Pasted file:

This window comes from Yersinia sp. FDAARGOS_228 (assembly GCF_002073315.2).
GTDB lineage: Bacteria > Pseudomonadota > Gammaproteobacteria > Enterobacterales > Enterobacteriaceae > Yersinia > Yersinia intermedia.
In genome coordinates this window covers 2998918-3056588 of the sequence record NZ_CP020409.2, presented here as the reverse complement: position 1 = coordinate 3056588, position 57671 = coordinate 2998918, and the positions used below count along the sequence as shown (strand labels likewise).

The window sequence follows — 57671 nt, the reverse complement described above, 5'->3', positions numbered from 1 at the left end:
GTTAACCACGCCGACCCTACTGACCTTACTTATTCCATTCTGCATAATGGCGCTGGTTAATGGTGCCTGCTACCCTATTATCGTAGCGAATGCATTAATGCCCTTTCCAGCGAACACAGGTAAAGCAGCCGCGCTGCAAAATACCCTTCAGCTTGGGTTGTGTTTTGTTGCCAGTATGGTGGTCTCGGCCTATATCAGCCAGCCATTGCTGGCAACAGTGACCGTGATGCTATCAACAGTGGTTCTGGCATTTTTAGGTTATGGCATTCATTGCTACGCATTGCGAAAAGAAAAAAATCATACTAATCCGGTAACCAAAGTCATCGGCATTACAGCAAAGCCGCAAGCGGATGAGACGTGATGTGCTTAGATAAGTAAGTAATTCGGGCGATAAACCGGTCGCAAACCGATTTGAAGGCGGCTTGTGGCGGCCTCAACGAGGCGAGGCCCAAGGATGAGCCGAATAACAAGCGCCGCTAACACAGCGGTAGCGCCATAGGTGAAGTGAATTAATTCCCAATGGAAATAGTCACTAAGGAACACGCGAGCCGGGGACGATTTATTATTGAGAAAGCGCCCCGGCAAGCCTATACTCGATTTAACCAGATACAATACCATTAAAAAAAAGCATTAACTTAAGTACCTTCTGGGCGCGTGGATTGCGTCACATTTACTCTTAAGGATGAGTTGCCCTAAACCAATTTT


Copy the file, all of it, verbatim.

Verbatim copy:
This window comes from Yersinia sp. FDAARGOS_228 (assembly GCF_002073315.2).
GTDB lineage: Bacteria > Pseudomonadota > Gammaproteobacteria > Enterobacterales > Enterobacteriaceae > Yersinia > Yersinia intermedia.
In genome coordinates this window covers 2998918-3056588 of the sequence record NZ_CP020409.2, presented here as the reverse complement: position 1 = coordinate 3056588, position 57671 = coordinate 2998918, and the positions used below count along the sequence as shown (strand labels likewise).

The window sequence follows — 57671 nt, the reverse complement described above, 5'->3', positions numbered from 1 at the left end:
GTTAACCACGCCGACCCTACTGACCTTACTTATTCCATTCTGCATAATGGCGCTGGTTAATGGTGCCTGCTACCCTATTATCGTAGCGAATGCATTAATGCCCTTTCCAGCGAACACAGGTAAAGCAGCCGCGCTGCAAAATACCCTTCAGCTTGGGTTGTGTTTTGTTGCCAGTATGGTGGTCTCGGCCTATATCAGCCAGCCATTGCTGGCAACAGTGACCGTGATGCTATCAACAGTGGTTCTGGCATTTTTAGGTTATGGCATTCATTGCTACGCATTGCGAAAAGAAAAAAATCATACTAATCCGGTAACCAAAGTCATCGGCATTACAGCAAAGCCGCAAGCGGATGAGACGTGATGTGCTTAGATAAGTAAGTAATTCGGGCGATAAACCGGTCGCAAACCGATTTGAAGGCGGCTTGTGGCGGCCTCAACGAGGCGAGGCCCAAGGATGAGCCGAATAACAAGCGCCGCTAACACAGCGGTAGCGCCATAGGTGAAGTGAATTAATTCCCAATGGAAATAGTCACTAAGGAACACGCGAGCCGGGGACGATTTATTATTGAGAAAGCGCCCCGGCAAGCCTATACTCGATTTAACCAGATACAATACCATTAAAAAAAAGCATTAACTTAAGTACCTTCTGGGCGCGTGGATTGCGTCACATTTACTCTTAAGGATGAGTTGCCCTAAACCAATTTT